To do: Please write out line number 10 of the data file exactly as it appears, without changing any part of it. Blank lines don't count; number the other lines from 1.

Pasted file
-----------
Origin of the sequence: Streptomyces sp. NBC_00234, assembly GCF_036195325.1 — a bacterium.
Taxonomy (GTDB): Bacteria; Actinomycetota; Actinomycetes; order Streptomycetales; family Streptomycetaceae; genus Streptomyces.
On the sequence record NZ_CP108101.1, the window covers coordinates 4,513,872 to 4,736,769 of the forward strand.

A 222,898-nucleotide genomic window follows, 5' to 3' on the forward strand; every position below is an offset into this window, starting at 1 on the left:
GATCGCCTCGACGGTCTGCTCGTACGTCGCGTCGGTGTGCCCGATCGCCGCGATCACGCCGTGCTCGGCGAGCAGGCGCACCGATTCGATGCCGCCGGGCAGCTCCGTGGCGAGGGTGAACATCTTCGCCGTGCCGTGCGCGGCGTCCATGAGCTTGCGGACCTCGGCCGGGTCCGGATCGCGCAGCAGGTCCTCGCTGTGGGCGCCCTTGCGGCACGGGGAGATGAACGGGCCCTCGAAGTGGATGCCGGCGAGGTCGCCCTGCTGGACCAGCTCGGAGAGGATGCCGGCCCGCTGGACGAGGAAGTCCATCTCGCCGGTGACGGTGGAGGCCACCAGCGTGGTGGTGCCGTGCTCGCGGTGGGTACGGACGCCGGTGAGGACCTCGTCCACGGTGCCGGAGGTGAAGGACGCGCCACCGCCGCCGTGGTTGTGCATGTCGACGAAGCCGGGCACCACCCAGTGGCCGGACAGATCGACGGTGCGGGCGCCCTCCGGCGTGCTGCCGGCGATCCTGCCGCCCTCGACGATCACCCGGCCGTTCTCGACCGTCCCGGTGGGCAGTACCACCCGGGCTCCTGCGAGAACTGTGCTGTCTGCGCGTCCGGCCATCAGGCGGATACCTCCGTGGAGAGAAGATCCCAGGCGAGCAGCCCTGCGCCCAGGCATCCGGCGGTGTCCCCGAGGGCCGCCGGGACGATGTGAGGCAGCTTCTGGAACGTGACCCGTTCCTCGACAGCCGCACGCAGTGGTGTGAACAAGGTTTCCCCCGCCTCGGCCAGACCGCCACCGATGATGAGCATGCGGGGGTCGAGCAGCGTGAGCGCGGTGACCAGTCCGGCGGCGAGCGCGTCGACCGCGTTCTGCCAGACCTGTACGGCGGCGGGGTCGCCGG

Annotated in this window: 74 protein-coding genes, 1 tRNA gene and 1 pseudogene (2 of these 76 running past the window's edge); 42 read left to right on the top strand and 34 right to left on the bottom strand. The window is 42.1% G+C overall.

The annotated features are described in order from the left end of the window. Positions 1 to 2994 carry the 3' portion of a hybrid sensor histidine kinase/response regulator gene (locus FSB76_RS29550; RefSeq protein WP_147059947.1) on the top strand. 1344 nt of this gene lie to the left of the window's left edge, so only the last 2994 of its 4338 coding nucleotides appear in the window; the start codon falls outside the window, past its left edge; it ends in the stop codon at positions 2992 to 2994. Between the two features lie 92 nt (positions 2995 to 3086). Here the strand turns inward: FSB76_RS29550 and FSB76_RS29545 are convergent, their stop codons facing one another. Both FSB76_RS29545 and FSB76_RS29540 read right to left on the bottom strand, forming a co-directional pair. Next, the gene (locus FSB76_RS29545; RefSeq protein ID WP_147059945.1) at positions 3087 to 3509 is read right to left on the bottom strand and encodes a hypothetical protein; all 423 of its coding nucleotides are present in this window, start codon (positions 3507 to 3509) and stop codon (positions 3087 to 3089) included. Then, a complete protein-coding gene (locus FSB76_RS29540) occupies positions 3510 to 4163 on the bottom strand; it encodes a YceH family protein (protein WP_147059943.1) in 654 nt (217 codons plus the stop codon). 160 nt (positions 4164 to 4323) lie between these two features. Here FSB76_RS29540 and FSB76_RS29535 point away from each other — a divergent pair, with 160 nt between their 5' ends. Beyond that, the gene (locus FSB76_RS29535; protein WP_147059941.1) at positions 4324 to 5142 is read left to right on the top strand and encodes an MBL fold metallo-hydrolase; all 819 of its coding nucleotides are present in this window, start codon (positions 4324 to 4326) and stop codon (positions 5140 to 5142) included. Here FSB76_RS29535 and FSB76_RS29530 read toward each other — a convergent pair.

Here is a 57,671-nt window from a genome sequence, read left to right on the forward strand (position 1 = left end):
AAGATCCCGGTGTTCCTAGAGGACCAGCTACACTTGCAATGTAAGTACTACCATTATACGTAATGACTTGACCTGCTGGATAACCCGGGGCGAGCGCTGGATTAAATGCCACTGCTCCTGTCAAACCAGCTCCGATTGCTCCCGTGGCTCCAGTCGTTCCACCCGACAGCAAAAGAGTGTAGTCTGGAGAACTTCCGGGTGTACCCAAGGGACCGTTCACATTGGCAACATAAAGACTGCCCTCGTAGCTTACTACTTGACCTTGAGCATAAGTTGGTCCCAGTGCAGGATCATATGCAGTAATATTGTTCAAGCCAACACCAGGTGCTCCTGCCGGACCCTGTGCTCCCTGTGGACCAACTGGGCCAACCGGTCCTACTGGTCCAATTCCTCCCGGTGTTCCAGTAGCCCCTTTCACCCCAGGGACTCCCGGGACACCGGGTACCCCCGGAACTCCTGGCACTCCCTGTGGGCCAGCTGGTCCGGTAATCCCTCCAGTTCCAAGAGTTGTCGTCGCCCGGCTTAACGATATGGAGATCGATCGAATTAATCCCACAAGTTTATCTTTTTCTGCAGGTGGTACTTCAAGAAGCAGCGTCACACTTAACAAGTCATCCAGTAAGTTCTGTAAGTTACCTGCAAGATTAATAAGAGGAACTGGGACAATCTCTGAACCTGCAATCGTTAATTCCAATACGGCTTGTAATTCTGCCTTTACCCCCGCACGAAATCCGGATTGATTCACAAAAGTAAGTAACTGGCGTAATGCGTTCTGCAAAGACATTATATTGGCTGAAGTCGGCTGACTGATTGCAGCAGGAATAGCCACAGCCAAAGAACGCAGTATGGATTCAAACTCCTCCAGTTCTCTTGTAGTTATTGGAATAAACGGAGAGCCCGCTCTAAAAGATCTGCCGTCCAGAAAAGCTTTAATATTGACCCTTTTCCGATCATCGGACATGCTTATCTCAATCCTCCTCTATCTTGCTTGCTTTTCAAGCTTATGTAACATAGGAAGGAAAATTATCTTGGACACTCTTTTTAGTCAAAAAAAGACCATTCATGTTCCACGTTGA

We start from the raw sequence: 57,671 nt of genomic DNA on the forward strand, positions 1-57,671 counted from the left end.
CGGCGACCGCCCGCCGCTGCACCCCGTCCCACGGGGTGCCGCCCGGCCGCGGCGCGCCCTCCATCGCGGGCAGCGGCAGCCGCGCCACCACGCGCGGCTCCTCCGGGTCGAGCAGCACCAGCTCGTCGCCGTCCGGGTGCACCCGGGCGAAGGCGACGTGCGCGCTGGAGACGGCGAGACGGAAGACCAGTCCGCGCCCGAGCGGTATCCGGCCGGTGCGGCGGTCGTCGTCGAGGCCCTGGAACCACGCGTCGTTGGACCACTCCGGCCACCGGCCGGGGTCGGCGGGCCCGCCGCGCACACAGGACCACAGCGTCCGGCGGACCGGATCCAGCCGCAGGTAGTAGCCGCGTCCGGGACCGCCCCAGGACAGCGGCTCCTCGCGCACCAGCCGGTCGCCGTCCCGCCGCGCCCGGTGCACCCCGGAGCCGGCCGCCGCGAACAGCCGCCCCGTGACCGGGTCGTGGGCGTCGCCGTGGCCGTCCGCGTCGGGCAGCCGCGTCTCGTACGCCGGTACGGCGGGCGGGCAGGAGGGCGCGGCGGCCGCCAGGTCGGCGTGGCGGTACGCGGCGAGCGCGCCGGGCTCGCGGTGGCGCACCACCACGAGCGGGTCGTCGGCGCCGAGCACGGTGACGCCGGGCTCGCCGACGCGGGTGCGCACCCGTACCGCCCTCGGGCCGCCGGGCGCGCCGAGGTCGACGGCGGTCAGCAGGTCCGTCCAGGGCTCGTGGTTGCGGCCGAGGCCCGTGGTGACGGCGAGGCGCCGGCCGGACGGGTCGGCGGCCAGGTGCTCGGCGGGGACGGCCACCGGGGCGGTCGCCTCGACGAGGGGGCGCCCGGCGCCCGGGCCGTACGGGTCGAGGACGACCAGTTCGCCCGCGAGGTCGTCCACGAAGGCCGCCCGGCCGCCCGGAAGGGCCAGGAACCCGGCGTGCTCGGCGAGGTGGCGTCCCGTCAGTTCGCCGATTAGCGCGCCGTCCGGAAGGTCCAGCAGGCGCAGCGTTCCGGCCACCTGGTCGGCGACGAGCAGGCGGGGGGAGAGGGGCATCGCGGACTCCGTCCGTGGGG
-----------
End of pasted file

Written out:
We start from the raw sequence: 57,671 nt of genomic DNA on the forward strand, positions 1-57,671 counted from the left end.